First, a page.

The church’s spiritual father is the apostle, and the apostle reveals the crucified Christ to the church. He does this through showing them his ways which are in Christ!

The challenge to us, the church, is that exactly what Paul says here – a life lived “in Christ” – should be what every preacher and every believer have to say of themselves. This is the core of our salvation: the life we live, the words we speak, the spiritual deposit we impart to others; and the way we relate to people, especially believers. This can only be a life founded upon the revelation of the cross in a person’s life. When we are crucified with Christ, Christ lives and proves His works in us, as He did in Paul’s life. Paul makes this clear in Galatians 2:20:

“I am crucified with Christ: nevertheless I live; yet not I, but Christ liveth in me: and the life which I now live in the flesh I live by the faith of the Son of God, who loved me, and gave himself for me.”

Notice, “the life which I now live in the flesh…”

We ought, first and foremost, to ask ourselves the question: What kind of life do I live?

We can only live a life of grace and true holiness when we have crucified our flesh on the cross. Any other way is mere religion and it will not produce spiritual fruit in our lives.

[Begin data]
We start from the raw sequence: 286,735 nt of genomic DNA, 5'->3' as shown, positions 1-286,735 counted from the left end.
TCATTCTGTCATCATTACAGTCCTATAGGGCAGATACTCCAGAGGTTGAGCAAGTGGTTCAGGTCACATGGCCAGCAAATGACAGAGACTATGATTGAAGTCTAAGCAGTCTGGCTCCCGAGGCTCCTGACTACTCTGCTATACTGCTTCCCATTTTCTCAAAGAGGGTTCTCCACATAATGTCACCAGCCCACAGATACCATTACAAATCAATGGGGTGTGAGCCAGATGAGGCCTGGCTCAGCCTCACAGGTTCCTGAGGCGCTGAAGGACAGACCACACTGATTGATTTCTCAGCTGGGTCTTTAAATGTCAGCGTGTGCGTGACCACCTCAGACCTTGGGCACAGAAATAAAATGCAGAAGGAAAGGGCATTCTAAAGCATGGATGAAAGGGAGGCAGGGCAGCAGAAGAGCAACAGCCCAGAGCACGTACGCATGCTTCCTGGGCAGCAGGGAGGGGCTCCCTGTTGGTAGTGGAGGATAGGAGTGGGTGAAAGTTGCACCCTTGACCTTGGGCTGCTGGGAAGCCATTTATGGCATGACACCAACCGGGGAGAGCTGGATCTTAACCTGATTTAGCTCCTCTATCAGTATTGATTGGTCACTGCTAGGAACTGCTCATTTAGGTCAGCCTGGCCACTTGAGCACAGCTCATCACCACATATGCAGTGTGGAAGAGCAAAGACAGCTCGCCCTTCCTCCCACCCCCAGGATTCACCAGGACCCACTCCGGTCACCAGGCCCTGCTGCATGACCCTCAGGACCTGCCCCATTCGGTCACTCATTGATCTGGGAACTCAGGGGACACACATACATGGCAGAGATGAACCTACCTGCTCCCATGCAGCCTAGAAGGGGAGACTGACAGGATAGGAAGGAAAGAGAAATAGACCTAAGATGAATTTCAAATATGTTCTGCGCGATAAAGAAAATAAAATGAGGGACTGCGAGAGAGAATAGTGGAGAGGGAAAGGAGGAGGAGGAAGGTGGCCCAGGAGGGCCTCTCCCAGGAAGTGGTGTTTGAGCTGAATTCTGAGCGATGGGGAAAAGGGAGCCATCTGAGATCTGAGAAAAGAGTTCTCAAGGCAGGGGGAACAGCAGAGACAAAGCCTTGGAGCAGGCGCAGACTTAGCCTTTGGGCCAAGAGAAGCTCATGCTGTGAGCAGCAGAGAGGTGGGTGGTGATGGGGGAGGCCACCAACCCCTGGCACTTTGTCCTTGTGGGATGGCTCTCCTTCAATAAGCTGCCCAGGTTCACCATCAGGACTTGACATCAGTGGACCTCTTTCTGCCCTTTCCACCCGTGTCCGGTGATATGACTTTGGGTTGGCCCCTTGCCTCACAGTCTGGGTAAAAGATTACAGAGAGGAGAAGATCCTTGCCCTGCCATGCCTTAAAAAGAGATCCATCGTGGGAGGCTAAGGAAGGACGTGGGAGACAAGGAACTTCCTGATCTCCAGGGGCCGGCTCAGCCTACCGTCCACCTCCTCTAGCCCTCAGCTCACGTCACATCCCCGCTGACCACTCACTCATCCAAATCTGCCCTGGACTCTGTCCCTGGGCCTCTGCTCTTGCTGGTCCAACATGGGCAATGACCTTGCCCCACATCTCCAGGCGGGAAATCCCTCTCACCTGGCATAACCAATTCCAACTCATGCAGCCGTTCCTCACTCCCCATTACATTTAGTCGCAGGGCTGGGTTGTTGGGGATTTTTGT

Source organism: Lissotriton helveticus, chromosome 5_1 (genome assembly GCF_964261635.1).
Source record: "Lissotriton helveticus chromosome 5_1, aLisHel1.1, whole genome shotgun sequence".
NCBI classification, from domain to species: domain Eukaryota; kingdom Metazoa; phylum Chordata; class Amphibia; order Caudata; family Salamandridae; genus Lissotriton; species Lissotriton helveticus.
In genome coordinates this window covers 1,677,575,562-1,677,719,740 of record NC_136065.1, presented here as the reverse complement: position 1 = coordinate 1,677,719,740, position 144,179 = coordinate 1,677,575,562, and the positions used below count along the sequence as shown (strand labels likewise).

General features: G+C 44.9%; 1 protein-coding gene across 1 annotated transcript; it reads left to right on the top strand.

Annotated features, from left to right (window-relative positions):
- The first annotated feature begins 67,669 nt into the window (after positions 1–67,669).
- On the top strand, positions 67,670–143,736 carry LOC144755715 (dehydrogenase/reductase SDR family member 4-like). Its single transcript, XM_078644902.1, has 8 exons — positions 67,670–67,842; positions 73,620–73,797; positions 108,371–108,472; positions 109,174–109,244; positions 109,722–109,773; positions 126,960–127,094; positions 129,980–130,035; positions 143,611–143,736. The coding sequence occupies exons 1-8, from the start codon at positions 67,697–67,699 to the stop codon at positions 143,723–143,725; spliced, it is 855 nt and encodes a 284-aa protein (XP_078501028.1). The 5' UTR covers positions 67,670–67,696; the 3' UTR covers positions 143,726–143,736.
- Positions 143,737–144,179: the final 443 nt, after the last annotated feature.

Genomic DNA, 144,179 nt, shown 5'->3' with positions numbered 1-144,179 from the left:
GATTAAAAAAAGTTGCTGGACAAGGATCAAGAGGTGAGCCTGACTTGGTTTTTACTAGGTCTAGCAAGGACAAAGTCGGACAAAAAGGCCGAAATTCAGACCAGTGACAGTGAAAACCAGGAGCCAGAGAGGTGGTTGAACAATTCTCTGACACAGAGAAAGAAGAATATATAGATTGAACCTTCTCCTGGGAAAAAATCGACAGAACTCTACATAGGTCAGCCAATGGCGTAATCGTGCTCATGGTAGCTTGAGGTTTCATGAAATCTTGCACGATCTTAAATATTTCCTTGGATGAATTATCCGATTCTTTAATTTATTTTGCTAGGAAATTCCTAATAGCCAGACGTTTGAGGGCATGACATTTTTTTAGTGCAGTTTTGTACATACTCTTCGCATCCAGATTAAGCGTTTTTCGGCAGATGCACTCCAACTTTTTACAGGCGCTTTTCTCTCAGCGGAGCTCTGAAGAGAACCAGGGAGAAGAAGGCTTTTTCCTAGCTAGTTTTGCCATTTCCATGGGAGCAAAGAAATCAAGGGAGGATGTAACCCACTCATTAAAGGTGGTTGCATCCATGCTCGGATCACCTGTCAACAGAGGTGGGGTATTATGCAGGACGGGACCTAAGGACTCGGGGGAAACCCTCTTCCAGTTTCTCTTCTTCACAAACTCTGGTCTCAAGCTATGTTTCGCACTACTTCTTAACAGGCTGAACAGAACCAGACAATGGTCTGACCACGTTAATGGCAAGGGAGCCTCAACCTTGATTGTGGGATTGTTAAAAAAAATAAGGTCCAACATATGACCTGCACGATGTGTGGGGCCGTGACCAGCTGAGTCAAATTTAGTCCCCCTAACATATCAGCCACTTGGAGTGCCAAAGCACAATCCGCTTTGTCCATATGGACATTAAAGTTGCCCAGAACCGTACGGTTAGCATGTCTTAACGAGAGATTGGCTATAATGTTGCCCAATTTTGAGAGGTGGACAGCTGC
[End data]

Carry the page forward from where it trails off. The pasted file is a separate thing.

Living The Resurrection Life – Part 2

For to me to live is Christ, and to die is gain. Phil. 1:21

 

Part 2

“…and to die is gain.”

I haven’t heard anyone speak that kind of language lately. It appears that, today, the world has so much to offer!

But, again, the early apostles were men who saw in the Spirit. They were men who were ready for another world. They had leavin’ (this world) on their minds. In the Spirit, they saw and desired another world, God’s spiritual Kingdom. The Apostle Paul says,

“For I am in a strait betwixt two, having a desire to depart, and to be with Christ; which is far better” (v. 23)

For Paul and the other apostles, being with Christ was “far better”!

But then, apparently, today, many believers cannot see as much into the Spirit. The reason for this is that other gospels have come in and blinded them to the heavenly vision. The churches with the biggest numbers today are those that preach on materialism. But the gospel of materialism is not taking anyone anywhere near heaven. On the contrary, it will most likely take many to hell.

Most people think that if they can throw in an “In the name of Jesus” to anything they say or do, then that thing becomes spiritual. But that’s not true. Jesus Himself said many would even do miracles in His Name and still not enter heaven (Mat. 7:22).

How can someone say, “to die is gain”?

It all depends on the gospel that one is hearing. There is only one gospel that has the power to make someone say such words. It is the gospel of the revelation of the cross of Christ. Today there are many gospels that abound, but they do not bring a revelation of “Jesus Christ, and him crucified”. And yet…  “Jesus Christ, and him crucified” is the only true message for the church today.